If you’ve taken a walk recently down Seven Mile Beach, you will undoubtedly have noticed the amount of beach erosion that has become the norm rather than the exception. In this article I explore what coastal erosion is and its financial impact, what’s happening on Seven Mile Beach, as well as explore some ideas that might help not only combat further erosion but replenish what we’ve lost.
What is coastal erosion?
Coastal erosion is the process by which local sea level rise, strong wave action, and coastal flooding wear down or carry away rocks, soils, and/or sands along the coast. All coastlines are affected by storms and other natural events that cause erosion; the combination of storm surge at high tide with additional effects from strong waves—conditions commonly associated with landfalling tropical storms—creates the most damaging conditions. The extent and severity of the problem is worsening with global sea level rise, but it differs in different parts of the world, so there is no one-size-fits-all solution.
The financial impact of coastal erosion
Along Seven Mile Beach so far, we’ve been lucky with respect to the financial impact with respect to the erosion of the beach. But as time goes by and the beach doesn’t “come back” as it has in years past, we will have to do something to bring back the beach to prevent financial impacts not only to structures along the beach, but to the Cayman Islands as a whole.
In the United States, coastal erosion is responsible for roughly $500 million per year in coastal property loss, including damage to structures and loss of land. To mitigate coastal erosion, the federal government spends an average of $150 million every year on beach nourishment and other shoreline erosion control measures.[i]
Everyone knows that Seven Mile Beach is the jewel in the crown for Grand Cayman. It is where most of the major hotels are located and where hundreds of thousands of visitors come every year. The beauty of Seven Mile Beach often ranked one of the best beaches in the world is what sets us apart from many other islands in the Caribbean. Without it or with a very pared down version of the beach due to coastal erosion our islands could lose tens of millions of dollars in related revenue.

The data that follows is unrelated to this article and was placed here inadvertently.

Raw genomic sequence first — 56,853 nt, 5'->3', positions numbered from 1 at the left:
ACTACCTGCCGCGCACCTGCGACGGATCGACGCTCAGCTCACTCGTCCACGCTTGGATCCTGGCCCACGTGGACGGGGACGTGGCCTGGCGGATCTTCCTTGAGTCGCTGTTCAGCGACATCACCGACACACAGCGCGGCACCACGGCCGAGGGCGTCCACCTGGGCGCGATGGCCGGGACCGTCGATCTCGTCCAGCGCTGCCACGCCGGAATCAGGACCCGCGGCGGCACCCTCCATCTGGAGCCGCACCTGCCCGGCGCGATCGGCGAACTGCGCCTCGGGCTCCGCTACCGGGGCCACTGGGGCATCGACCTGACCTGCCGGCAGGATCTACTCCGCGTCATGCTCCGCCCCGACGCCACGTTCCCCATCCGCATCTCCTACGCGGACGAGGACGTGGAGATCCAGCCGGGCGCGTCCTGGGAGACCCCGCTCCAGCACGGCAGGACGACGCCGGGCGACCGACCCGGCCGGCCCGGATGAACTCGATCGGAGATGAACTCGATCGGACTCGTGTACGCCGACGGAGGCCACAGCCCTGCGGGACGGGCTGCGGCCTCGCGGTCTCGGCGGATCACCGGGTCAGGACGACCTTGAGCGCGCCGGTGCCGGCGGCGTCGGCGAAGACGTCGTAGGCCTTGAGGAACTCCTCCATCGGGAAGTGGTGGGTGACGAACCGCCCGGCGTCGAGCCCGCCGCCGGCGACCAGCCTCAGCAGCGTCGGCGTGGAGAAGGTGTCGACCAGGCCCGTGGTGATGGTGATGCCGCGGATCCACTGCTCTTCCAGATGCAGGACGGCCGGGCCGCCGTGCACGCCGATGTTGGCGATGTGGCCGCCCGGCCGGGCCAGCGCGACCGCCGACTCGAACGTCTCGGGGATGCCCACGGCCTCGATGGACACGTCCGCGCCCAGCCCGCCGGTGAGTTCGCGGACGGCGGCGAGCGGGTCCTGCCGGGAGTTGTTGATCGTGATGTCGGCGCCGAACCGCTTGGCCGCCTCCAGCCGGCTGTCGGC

The tourism industry typically contributes 20-25% to our country’s GDP. Between 2015 and 2019 the sector was growing at an average of 9.7% each year, often outpacing regional forecasts. The Cayman Islands average daily hotel rate was one of the highest in the Region.[ii]
The erosion of Seven Mile Beach in any substantial fashion would be catastrophic to the Cayman Islands. The domino effect will impact every sector of our economy and almost every person living in our islands including tour operators, restaurants, local businesses, and of course the real estate market.
Although not the majority of property owners, many people who own real estate in the Cayman Islands have property here as second homes and/or investment properties with many of those especially among high net worth individuals along Seven Mile Beach. Without Seven Mile Beach, people will not want to own properties along that segment because what they purchased them for – the beach – is no longer there and visitors won’t want to come and visit and stay in these condos on the beach for the same reason.
I cannot stress this enough. The impact of continued coastal erosion along Seven Mile Beach will have an irrevocable negative impact on Grand Cayman.
If you are interested in learning more about how coastal erosion works look at this video from a professional civil engineer.
Beach erosion on Seven Mile Beach
An article “Interactive: The shifting sands of Seven Mile Beach” published by the Cayman Compass on October 12 shows the impact of seasonal storm and wave action along Seven Mile Beach.
Shot by the Department of Environment in May and September of this year the drone photography shows how one storm can have a major impact. These photos were taken when actions from the storm were still in effect as you can clearly see by the colour of the water in these photos. It’s important to keep in mind that since then some of the beach has indeed come back because we had a short nor wester no long after.
Beaches are supposed to shift. The idea of a fixed coastline is a human concept, not a natural one. In fact, The Tides located on a jutting elbow of land as you turn the corner from George Town on to South Sound, is at the conflux of two ‘sand transport’ systems and sees particularly dynamic changes throughout the year.[iii]
The construction of buildings, swimming pools, seawalls and decks on the beach side of the natural vegetation line has artificially firmed up the contours of the island in a way that interrupts that natural process, Department of Environment deputy director Tim Austin told the Compass. While it is normal for storms to give sand and to take it away, there has been more taking that giving in recent times.[iv]
A seawall or a pool constructed on the active beach can cut off the sand supply landward of that structure. That effectively removes sand from the system and exacerbates erosion seaward of the structure.[v]
It is obvious from the images in the Compass article above that many developments along Seven Mile Beach have been greatly impacted by beach erosion. It would be easy to point the finger at those who developed those properties, but we all have to remember several things.
One, every single one of these properties could not have been built without approval by Planning and the Department of Environment from when it was formed. At the time these properties were developed, some as early as the end of the 1970s, we were not only not seeing this kind of beach erosion but did not anticipate this type of erosion in the future.